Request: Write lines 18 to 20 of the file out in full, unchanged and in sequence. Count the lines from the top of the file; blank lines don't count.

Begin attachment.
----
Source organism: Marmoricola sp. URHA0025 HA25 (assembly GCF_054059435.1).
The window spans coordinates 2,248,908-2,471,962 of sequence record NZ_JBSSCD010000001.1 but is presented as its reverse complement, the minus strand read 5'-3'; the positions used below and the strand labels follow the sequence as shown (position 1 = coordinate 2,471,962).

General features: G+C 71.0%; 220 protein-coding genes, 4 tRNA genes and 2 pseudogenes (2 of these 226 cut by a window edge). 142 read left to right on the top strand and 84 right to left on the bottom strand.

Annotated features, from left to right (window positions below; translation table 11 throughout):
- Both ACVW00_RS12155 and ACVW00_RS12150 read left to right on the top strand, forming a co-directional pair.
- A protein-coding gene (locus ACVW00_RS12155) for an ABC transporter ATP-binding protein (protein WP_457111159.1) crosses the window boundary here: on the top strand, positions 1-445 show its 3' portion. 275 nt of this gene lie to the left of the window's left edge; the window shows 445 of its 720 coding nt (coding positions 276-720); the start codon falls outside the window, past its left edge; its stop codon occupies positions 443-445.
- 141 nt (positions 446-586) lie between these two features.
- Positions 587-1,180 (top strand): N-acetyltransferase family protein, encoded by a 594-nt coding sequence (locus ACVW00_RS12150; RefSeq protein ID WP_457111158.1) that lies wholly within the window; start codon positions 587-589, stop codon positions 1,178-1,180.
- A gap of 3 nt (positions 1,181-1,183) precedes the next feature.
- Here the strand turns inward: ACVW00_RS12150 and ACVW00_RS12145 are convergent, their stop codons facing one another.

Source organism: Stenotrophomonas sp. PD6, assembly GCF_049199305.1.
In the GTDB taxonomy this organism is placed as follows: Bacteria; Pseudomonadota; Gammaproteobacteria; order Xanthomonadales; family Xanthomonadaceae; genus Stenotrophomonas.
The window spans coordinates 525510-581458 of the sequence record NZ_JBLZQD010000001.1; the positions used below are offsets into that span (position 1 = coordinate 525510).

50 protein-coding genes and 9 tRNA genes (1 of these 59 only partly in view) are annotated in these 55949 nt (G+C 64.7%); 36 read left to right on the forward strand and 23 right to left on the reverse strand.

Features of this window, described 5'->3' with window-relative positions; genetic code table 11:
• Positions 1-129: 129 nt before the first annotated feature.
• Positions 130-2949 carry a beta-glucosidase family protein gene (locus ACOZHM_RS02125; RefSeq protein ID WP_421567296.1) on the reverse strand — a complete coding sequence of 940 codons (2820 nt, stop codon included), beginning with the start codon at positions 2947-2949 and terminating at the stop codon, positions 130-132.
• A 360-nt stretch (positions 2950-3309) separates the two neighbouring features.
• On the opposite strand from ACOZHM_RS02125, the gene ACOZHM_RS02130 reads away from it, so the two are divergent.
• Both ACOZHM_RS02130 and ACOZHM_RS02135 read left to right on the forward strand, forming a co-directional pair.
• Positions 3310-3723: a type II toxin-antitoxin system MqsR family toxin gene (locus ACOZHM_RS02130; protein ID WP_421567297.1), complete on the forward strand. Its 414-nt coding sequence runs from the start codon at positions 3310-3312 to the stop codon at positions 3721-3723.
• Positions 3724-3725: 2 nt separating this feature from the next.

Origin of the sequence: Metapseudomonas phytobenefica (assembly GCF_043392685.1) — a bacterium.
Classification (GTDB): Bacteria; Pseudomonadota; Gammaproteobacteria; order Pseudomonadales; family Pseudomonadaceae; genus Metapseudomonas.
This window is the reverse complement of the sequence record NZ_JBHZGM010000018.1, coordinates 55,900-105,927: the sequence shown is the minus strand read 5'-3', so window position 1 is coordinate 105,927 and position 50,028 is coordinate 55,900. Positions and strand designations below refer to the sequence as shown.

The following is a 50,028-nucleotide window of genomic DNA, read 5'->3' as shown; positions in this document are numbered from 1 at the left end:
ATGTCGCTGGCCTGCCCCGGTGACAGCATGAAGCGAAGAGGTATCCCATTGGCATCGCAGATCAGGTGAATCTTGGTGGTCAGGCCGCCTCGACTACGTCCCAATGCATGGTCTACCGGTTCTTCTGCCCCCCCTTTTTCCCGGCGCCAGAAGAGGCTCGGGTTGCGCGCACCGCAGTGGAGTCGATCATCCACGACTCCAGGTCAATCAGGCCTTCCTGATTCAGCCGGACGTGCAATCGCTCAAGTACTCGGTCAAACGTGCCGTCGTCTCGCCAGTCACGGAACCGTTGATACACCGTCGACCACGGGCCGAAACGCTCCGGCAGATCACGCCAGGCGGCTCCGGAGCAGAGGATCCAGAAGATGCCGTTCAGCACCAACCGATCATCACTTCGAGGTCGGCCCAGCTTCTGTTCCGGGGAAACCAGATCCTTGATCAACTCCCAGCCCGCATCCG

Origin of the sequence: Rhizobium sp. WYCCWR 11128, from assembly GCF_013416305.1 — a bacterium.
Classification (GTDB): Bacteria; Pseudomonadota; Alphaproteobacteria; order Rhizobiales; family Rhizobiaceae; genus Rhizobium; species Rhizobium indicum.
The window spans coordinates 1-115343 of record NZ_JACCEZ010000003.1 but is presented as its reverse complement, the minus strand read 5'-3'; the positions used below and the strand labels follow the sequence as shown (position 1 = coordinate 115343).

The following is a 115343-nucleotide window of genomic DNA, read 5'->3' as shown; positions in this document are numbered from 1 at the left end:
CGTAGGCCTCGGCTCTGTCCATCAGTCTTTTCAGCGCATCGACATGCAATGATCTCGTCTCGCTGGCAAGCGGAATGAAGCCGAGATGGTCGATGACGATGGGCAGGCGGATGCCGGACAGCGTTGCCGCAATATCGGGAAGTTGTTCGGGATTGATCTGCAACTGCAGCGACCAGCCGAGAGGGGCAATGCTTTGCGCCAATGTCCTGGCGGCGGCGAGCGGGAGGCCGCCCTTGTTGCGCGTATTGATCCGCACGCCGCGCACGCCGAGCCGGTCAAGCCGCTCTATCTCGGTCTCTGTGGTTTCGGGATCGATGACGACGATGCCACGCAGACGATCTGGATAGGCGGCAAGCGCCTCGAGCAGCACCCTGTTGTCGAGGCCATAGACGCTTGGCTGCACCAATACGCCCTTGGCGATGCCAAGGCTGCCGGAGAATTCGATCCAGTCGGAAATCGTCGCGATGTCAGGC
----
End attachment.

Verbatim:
• A 360-nt stretch (positions 2950-3309) separates the two neighbouring features.
• On the opposite strand from ACOZHM_RS02125, the gene ACOZHM_RS02130 reads away from it, so the two are divergent.
• Both ACOZHM_RS02130 and ACOZHM_RS02135 read left to right on the forward strand, forming a co-directional pair.